At Wimbledon, it is proposed that platform 10 would be used for the Thameslink service from Sutton, and platform 9 for the Swirl-Max Crossrail 2 branch service via Streatham. Terminating 10tph in a single platform is not desirable, however it is feasible. It should be possible to provide an additional platform 11 in the area of the Queens Road car park to mitigate this. There is the potential to extend platform 10 south under the existing deck to provide more space. Furthermore, it is expected that an additional turn-back location would be provided somewhere along the branch. It is intended that at least a single track would be provided between platform 10 and the Weir Road depot for empty stock movements.
The proposed tunnel portal site is at, or near, Wandsworth Prison. While it is not yet certain that the prison will be closed, it must be considered at least possible. That site has reasonable road access via the A214, however it is assumed that most spoil would be sent down the main running tunnel to the New Malden portal. As such, tunnelling for the branch would begin later than that for the main line. If the prison does not close, the nearby car parks and nursery offer sufficient space for the worksite.
If the prison site does become available, it may be possible to move the "tunnel swap" location of the Swirl plan to the north of Earlsfield, near the prison. Doing so could save £300m by avoiding the need for a new sub-surface Earlsfield station.
While not essential, it is considered desirable to provide at least passive provision for four platforms at Clapham Junction. Doing so, could allow the branch to be separated from Crossrail 2 at some future point in time.
When deciding on the plan above, some other options were rejected. A one station branch to Balham or a two station branch to Balham and Streatham Hill would not attract enough traffic off the Northern Line. A route via Streatham Hill to Streatham would add to journey time and costs, plus be complicated to build (no easy way to create a tunnelled station at Streatham Hill. A branch with a tunnelled station at Tooting Broadway would run into the same geological problems that caused TfL to move to Balham.
The Swirl-Max plan has the same benefits as the Swirl plan, plus these additional benefits:
- Northern Line relief at both Balham and Tooting
- Ability to provide a station on the doorstep of St.Georges hospital
- No risk of overloading the Northern Line with passengers from beyond Wimbledon
- Significantly faster and more frequent service to Streatham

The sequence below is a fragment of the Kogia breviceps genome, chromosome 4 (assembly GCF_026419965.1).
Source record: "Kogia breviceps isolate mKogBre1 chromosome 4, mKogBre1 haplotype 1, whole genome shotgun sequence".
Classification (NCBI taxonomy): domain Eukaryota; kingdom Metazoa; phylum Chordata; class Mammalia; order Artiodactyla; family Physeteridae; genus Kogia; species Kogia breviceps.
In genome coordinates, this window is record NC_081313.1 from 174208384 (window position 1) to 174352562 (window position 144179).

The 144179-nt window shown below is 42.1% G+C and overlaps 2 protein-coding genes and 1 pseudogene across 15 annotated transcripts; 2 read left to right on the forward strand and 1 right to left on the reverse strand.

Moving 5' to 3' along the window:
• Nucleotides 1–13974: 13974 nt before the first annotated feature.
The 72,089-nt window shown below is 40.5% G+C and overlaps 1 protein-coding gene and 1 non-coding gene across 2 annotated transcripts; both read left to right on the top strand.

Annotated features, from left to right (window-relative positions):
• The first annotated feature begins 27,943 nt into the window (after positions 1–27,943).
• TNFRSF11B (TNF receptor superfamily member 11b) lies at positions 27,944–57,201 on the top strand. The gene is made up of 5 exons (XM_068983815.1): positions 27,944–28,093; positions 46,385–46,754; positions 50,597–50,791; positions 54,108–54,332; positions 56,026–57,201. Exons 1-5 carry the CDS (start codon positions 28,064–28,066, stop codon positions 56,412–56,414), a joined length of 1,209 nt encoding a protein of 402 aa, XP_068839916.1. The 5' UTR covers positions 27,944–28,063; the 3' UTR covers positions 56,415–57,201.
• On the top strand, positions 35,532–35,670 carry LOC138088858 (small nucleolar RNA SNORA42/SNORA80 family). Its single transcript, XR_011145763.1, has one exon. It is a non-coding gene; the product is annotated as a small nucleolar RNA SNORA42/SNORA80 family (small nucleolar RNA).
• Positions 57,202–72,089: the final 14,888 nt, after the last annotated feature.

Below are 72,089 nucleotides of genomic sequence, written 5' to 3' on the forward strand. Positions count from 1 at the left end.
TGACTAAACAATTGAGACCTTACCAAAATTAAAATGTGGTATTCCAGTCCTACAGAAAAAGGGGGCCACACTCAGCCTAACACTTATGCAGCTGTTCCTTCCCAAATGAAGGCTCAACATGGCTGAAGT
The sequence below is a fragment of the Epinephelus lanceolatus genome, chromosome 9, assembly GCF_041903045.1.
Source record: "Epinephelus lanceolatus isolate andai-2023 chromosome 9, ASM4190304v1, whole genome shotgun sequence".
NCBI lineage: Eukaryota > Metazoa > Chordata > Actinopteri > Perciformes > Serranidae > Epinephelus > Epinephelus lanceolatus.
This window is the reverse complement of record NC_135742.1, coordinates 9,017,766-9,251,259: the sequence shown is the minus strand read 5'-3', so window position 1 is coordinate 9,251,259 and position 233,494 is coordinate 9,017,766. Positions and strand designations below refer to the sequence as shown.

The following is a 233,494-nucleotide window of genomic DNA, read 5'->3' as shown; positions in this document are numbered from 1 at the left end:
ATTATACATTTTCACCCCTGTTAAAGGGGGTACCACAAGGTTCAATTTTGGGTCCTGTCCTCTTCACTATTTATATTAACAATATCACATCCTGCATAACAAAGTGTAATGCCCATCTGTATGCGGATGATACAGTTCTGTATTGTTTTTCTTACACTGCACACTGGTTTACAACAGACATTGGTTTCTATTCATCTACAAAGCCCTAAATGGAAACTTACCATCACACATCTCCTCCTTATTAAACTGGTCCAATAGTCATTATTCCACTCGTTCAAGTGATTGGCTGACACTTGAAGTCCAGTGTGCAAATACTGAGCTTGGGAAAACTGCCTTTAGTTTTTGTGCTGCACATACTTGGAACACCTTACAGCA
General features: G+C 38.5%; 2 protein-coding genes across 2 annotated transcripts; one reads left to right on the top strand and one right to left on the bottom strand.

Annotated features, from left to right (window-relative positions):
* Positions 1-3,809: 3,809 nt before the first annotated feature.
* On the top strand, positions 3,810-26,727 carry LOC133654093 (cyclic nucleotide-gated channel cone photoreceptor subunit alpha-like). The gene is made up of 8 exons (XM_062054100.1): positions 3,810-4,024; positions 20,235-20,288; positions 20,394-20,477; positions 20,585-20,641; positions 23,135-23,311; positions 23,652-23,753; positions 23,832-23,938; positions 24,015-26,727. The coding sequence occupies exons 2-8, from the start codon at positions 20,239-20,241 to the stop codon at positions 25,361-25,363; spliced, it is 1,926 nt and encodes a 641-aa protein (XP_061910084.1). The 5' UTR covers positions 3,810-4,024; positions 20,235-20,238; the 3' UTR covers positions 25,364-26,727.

- Doubles the Thameslink service between Streatham and Sutton, and Sutton and Wimbledon
See also the full journey time analysis. For example, Streatham to Tottenham Court Road on Oxford Street would take just 15 minutes, with a train every 6 minutes.
It is difficult to quantify the potential Northern Line relief. However, if the four stations Haydons Road, St.Georges, Tooting and Balham could capture 35% of the traffic from the Northern Line at Colliers Wood, Tooting Broadway and Balham then around 1 in 4 people would be removed from the Northern Line north of Balham.
In addition, Swirl-Max provides far greater Victoria Line relief than the TfL scheme. This occurs, because many people that currently take the bus from Streathan to Brixton would instead take Crossrail 2 at Streatham.
My calculations suggest that this plan does not require a shaft on Wandsworth Common. This is because the proposed route is more direct to Balham. As such, a shaft at the prison site would suffice between Clapham Junction and Balham.
The following is a rough cost estimate for the Swirl-Max plan:
- Balham station - £300m
- Streatham station - £300m
- Additional tunnelling - £600m
- Surface works to take over line via Haydons Road - £300m
- Additional items / contingency - £500m
This comes to a total of £2bn. But it is important to remember that this is a high level estimate.
Potentially this means that the Swirl-Max plan is more expensive than TfL's current plan taking Crossrail 2 via Balham. However, it seems reasonable to suggest that Swirl-Max provides better transport benefits and greater reach for economic growth. A formal economic analysis would be needed to confirm this however.
While it is possible to end the branch at Streatham, it would seem that doing so misses the potential Northern Line relief from the Tooting and St.Georges stations. The additional cost to reach Wimbledon from Streatham should be easy to offset against the additional benefits.
The Swirl-Max plan for Crossrail 2 extends the Swirl plan, providing a branch from Clapham Junction to Balham, Streatham and Tooting. Instead of the question being "Balham or Tooting", it can be "Balham and Tooting, oh and Earlsfield and Streatham too!".
Feel free to comment to ask questions or support the plan.